Term derived from the Latin sacer, meaning “untouchable” in the dual sense of both holy and unclean. A sacer person or thing was designated for a divine purpose; it was taboo, dedicated to the other world. It was shunned by the ordinary people because of its spiritual nature. Some say the person or thing is charged with spiritual mana.
An incident in point is the biblical story of Uzzah who touched the ark of the covenant to prevent it from falling off of the oxcart which carried it. Although Uzzah’s intentions were purely honorable, God struck him dead for touching the sacred object (2 Samuel 6:7). Only priests, by saying prayers, could touch the Holy of Holies. Thus, a distinct separation was made between the ordinary and the sacred.
The term “unclean” was biblically applied to humans, especially women, as well as animals. After giving birth and loosing menstrual blood a woman was considered unclean, following the seven days in which she was considered unclean. If she bore a male child she was considered unclean for thirty-three days, the time of her purification. If the child was female, the woman’s purification lasted three score and six days following the two weeks that she was considered unclean and should not touch any hallowed thing. (Leviticus 12:4-5) It can be seen by Hebraic law gave the woman some reprieve for bearing a male child. It can also be seen that the Hebraic law clearly drew a line between what was held to be sacred and nature. Birth of children is natural, but it was clearly punished.
In like manner, sacrificial animals were set aside for God or the gods. For her atonement after giving birth to either a male or female child the woman must bring forth a lamb of the first year for a burnt offering; and a young pigeon, or a turtledove as a sin offering. (Leviticus 12:6-7)
Gods of other cultures required blood sacrifices of “unclean” animals except when eaten on ceremonial occasions, such as the sacred bulls of Egypt and the pigs of Syria, Lebanon and Palestine. Lucian wrote that the pigs kept in the temple at Hierapolis were taboo in the typical dualistic sense of being both “unclean” and sacred. Presently many people still feel in awe of whatever they view as sacred: a common emotion which Coleridge called “holy dread.”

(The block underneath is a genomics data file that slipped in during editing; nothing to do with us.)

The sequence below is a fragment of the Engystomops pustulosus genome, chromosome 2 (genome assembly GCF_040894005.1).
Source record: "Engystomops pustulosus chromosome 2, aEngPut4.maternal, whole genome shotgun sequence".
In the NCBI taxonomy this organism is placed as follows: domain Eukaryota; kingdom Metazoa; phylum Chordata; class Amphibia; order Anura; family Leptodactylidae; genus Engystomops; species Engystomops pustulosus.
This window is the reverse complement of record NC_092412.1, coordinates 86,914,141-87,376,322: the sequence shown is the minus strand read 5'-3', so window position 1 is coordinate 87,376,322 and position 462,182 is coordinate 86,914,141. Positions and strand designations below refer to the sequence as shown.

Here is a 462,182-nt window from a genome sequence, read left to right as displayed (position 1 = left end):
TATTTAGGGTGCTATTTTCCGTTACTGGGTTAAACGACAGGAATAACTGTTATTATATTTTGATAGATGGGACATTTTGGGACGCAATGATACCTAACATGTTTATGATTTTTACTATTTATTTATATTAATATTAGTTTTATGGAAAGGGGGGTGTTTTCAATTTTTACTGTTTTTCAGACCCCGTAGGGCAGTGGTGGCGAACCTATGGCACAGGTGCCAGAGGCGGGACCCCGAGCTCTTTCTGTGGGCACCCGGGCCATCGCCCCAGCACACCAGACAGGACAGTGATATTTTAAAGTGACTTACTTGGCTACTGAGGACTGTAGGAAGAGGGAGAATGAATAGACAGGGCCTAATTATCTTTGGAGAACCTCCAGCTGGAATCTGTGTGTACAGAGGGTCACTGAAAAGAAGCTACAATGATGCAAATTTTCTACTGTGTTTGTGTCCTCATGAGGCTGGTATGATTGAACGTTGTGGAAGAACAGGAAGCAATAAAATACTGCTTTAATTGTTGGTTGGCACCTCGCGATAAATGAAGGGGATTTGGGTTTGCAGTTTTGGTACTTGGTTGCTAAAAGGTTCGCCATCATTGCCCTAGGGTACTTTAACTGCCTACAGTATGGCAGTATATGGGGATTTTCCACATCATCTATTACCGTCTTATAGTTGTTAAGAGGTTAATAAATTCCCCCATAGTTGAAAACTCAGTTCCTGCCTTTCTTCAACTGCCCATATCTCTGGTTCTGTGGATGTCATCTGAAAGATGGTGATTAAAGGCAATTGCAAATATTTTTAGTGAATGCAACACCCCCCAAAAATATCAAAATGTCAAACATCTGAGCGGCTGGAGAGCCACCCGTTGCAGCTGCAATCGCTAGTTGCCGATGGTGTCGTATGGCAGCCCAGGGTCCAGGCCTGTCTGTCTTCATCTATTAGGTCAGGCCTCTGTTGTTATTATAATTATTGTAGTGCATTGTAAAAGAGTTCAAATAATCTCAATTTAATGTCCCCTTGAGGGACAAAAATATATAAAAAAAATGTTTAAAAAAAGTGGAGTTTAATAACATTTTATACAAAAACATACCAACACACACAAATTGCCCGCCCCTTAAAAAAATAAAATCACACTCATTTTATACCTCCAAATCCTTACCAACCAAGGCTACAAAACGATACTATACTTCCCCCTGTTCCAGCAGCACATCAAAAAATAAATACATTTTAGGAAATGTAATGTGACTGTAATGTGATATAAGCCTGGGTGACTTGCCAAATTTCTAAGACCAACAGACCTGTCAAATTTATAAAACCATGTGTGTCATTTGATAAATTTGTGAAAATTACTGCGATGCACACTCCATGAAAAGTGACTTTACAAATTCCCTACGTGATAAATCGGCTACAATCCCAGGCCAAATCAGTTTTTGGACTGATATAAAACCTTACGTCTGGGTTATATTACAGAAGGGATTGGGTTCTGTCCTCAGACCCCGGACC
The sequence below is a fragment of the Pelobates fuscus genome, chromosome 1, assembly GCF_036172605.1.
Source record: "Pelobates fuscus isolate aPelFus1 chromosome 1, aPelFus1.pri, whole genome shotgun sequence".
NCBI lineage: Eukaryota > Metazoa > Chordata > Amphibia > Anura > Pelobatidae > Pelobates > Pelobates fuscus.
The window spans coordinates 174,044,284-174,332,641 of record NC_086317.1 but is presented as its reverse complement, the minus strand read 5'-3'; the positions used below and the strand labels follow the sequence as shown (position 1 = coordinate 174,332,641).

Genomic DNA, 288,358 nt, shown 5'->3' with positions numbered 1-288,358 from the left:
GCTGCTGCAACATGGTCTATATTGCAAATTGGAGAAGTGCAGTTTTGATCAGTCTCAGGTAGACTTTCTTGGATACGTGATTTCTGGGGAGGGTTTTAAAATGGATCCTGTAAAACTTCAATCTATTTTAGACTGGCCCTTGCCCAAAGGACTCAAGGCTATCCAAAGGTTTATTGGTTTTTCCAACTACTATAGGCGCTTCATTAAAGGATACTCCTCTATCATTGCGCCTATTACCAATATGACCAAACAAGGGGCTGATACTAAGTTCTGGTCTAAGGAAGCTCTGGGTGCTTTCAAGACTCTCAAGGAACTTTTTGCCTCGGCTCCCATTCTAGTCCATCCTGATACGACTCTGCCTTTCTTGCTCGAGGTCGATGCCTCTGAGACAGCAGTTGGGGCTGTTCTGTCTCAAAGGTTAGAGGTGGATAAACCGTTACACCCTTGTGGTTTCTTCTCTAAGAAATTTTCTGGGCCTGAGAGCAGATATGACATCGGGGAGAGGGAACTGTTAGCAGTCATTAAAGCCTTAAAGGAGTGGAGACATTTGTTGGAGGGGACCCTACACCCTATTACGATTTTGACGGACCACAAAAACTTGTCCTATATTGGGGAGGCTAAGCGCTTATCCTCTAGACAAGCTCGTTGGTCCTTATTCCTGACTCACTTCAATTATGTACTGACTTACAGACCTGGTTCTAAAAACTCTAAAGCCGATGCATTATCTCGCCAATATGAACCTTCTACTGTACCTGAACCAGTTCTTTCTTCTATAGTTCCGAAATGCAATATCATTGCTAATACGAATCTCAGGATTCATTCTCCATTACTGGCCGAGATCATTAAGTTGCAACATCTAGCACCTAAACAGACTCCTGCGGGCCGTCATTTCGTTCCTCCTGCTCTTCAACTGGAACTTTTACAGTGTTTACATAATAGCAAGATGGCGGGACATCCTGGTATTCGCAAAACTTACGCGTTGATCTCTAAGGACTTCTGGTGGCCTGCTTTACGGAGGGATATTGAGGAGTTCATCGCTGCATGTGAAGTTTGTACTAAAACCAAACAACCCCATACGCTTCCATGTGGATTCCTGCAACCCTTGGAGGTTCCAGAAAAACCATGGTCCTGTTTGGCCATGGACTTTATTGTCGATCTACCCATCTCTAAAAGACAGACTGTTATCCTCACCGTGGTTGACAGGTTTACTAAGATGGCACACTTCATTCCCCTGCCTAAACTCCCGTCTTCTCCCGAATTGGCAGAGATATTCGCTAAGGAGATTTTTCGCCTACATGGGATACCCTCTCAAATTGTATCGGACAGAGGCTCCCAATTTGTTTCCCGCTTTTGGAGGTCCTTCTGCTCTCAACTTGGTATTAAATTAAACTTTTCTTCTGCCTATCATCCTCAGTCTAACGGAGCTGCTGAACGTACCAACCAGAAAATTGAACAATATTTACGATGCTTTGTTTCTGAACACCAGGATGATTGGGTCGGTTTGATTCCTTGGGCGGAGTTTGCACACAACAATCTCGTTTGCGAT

As seen within the Roman Catholic Church the degree of sacredness of a thing can change. For years the sanctuary around the main altar of a church was treated as a very sacred area. No one except priests and others with permission were permitted within this area. The ordinary parishioners, or persons, would not think of going into this sacred area of a church. For them to do so was considered a grave sin. Thus, no one ventured beyond the communion rail which usually separated the sanctuary from the main portion of the church. Presently, in many churches, Catholics enter the sanctuary to receive communion at the altar.
Within the Catholic Church, the receiving of communion has changed too. For years, the priest was thought to be the only person allowed to touch the consecrated, sacred communion wafer. For any other person to do so was considered a grievous sin. Only the clergy could give communion to the people by placing it on their tongues. Currently, communicants can take the host in their hands. These are examples of how the sacredness of things can be changed. These and other changes by sacred persons regulate people’s lives. A.G.H.